The end of a winter of work is in sight. With escape to look forward to and the weather getting warmer our spirits have shrugged, thrown up their hands and given up most of the grumbles. After supporting each other through the more testing times we seem to have plenty of evening and weekend left over for laughing and exploring. We’re comfortable, and we’re ready to be something else.
We talk a lot about what needs to be done before we leave the marina. In no particular order, we have managed to paint the galley bulkhead (only four years overdue), add a couple of winches for the staysail, tighten the rigging, check the mast wedges, replace the mainsail reef lines and ties, make a new mast boot and add a whip to the running backstays. That last one’s good for me – now there’s enough purchase that Rich isn’t be the only one who can tighten the runners in the middle of a manoeuvre. At weekends we work on separate parts of Gwen at the same time, sanding or twisting or brushing in the sunshine with the radio on full blast, and it barely feels like a hardship. Then Rich fine tunes the details while I fine tune the dinner, and we admire our handiwork from the cockpit with a beer and a long conversation about where to put what and what to do next.
Friends and family visit and we show them what we can of what we’ve discovered here. Or they show us something we never could have imagined. My mum, for example, took a holiday to Barcelona with her boyfriend and invited me over for the day (it’s only a half hour flight from Palma) so we could go and get a bit emotional at the devastating beauty of the sagrada familia. I’m still not over it. Next week we’re cramming in a couple more visitor trips and then we’ll be baseless again – those nomadic arseholes who won’t give our families so much as a forwarding address.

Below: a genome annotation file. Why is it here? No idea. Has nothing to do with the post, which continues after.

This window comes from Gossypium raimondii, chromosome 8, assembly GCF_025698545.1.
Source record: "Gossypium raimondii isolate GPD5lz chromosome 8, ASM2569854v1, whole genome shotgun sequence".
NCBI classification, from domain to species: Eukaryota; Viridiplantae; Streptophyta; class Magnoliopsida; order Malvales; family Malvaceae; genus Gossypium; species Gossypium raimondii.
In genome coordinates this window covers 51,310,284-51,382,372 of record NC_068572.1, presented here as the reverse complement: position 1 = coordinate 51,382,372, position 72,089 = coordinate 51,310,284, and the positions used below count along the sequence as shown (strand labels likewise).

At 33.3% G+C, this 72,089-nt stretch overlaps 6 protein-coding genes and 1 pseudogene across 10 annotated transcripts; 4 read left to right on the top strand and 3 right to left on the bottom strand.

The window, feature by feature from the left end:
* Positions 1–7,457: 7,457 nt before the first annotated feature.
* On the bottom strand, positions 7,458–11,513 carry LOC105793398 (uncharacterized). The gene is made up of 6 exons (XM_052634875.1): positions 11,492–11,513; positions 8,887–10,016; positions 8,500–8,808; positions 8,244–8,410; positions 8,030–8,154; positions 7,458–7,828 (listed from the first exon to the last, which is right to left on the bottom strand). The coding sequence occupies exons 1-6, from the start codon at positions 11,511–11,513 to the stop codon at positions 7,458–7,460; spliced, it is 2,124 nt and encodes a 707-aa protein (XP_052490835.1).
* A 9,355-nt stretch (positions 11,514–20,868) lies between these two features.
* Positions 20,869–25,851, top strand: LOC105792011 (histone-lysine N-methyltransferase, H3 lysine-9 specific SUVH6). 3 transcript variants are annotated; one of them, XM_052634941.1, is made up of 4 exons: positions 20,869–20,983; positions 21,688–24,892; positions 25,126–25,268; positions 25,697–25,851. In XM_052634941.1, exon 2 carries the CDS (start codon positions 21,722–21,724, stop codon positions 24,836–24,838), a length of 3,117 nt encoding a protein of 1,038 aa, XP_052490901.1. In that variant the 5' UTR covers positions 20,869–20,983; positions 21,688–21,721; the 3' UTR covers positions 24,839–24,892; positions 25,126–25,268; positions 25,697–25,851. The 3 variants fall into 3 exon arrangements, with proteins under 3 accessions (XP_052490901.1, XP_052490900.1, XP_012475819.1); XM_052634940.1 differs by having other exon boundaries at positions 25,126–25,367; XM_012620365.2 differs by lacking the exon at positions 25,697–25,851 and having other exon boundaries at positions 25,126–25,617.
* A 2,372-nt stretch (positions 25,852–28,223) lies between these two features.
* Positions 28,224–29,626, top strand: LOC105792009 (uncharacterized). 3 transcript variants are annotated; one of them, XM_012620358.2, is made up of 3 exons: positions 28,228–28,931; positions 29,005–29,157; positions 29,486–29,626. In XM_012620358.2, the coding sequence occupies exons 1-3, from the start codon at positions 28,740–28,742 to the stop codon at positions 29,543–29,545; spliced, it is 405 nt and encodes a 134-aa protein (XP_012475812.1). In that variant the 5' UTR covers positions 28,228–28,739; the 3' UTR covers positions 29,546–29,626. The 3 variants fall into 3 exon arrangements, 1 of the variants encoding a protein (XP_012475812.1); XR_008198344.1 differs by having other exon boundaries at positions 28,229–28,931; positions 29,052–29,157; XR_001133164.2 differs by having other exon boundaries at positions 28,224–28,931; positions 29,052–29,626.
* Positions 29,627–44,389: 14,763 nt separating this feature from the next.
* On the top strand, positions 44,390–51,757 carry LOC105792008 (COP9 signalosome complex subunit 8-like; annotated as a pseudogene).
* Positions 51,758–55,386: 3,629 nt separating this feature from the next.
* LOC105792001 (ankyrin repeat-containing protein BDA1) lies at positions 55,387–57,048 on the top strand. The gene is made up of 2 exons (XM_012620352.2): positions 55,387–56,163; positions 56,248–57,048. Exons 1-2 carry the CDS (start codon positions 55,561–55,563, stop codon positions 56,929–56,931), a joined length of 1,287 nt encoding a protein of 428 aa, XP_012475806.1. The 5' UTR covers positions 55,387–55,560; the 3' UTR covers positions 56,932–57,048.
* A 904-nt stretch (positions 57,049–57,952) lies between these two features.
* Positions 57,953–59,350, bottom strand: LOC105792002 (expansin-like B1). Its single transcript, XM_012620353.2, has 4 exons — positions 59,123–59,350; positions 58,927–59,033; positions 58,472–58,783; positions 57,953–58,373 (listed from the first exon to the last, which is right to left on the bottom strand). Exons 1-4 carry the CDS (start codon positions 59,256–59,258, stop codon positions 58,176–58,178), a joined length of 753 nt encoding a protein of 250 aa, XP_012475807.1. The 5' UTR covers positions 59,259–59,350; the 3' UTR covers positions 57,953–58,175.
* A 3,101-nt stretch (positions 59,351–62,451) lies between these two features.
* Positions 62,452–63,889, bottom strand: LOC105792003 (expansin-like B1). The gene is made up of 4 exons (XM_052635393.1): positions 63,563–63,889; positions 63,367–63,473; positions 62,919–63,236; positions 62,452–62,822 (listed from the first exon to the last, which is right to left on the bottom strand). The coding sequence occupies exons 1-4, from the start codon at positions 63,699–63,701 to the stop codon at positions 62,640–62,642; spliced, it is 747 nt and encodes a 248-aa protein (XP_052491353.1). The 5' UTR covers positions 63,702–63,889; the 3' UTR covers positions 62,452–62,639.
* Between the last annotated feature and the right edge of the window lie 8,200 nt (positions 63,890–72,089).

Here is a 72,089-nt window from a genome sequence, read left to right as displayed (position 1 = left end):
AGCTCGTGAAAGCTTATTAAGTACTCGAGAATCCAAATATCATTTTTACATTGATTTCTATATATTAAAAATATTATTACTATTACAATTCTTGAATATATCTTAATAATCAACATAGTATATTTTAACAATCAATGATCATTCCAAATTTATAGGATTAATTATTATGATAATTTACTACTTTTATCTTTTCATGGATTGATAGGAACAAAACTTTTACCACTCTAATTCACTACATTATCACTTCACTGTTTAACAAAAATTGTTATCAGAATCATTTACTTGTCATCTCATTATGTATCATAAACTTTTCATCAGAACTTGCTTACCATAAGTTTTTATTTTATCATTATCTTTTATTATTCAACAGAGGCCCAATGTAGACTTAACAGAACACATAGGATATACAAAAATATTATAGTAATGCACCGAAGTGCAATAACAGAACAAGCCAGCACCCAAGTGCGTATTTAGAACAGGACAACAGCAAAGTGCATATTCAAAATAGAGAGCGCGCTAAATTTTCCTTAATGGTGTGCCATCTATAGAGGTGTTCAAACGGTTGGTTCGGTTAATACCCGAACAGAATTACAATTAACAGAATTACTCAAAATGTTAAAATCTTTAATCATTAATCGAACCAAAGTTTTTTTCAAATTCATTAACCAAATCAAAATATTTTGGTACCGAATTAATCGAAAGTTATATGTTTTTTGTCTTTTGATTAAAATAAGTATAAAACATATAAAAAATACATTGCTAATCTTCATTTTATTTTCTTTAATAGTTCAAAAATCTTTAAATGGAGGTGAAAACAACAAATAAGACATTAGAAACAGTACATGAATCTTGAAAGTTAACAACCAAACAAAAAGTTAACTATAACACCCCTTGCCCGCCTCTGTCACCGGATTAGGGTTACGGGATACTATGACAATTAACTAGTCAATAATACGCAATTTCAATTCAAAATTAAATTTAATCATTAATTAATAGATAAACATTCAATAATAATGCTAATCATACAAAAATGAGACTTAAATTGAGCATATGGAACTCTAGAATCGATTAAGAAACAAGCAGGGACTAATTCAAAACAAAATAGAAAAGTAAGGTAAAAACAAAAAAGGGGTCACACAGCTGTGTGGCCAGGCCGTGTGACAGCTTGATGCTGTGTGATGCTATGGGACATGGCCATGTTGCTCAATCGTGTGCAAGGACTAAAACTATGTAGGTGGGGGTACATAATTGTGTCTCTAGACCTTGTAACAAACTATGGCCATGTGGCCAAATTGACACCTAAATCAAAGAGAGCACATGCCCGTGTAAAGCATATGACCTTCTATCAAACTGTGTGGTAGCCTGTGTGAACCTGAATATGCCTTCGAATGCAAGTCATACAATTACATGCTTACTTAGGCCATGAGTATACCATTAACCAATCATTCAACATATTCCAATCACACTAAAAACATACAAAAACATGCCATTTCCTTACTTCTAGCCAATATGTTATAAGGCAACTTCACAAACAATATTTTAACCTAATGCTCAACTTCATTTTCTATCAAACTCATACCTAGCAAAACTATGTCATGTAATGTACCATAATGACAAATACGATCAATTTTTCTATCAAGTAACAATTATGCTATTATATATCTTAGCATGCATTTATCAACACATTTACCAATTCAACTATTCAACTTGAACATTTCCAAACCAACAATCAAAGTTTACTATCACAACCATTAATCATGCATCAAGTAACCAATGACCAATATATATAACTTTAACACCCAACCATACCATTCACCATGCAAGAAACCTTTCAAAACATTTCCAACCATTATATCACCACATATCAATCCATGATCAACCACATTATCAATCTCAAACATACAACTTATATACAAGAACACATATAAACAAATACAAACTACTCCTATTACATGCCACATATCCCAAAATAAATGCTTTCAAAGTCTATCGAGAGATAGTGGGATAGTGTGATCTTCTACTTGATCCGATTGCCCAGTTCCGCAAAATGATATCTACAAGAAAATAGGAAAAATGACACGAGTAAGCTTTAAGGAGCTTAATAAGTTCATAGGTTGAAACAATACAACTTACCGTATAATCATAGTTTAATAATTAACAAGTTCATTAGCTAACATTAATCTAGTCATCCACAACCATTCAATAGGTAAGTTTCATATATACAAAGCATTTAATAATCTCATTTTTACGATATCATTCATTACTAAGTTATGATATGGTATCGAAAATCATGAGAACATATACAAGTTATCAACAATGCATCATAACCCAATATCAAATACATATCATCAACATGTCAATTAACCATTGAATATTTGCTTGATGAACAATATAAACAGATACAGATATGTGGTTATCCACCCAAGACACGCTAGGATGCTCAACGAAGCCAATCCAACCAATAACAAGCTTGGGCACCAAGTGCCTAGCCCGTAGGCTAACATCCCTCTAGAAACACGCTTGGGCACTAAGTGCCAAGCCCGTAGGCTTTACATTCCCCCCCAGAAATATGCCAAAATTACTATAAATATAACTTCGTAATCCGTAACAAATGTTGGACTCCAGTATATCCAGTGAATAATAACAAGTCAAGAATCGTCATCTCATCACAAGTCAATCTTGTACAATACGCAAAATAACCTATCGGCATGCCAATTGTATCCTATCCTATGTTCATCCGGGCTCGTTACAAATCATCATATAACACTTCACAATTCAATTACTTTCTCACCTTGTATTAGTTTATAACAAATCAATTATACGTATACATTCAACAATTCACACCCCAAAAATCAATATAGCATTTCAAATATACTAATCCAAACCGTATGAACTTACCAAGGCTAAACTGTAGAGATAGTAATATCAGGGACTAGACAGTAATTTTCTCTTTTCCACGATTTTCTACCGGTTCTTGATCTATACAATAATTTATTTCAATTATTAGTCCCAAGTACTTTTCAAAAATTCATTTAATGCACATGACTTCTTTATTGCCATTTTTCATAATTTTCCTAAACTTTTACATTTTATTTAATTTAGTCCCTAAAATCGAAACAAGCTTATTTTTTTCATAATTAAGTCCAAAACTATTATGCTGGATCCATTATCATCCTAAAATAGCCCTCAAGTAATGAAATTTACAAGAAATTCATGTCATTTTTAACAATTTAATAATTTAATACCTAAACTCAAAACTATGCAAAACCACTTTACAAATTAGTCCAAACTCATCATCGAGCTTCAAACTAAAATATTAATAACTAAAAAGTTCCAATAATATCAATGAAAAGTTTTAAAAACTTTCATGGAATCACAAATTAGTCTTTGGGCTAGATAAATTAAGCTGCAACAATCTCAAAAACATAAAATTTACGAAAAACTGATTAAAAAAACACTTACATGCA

This weekend, however, we’ve been given time off for Jesus. Yesterday Gwen yawned and stretched her stiff, dry wings. We sailed out into a gentle sea and off around the headland to the east. Sensations of the clean, fragrant air beyond our metropolis drew up day-long grins, and a gentle sea carried us here to Cala Pi, one of the most beautiful places we’ve seen. We woke this morning to a gentle splashing wobble, the sound of birdsong and a salty scent of herb-lined cliffs. It’s a bit wonderful.
At the end of next week we’ll leave the marina for good. I have loved living in Palma, and I’ve grown used to having access to all its amenities. I’m familiar enough with street side accordion repertoires to expect a My Way or a Vie En Rose at least once a day, and my sketchpad notes the price of a coffee in every cafe at which I’ve doodled. The route to work is familiar enough that my bike seems to steer it itself down the pretty alleyways and up the smog-clogged thoroughfare. I’ll miss the city a bit, perhaps, and then I’ll forget a lot of it. I’ll miss the shore power for my laptop and the wifi access. But moving on is a much more exciting prospect than settling down. Always.
Don’t ask where we’re going – we still don’t know. Work stops at the end of May and we’ll anchor in Illetas and nearby bays until then. When that’s done we can disappear towards Barcelona or the Guadiana or the Gambia or the Canaries – money and work will decide. Everything’s daunting and exciting, and that’s all our own doing, so I guess we just get on with it and see.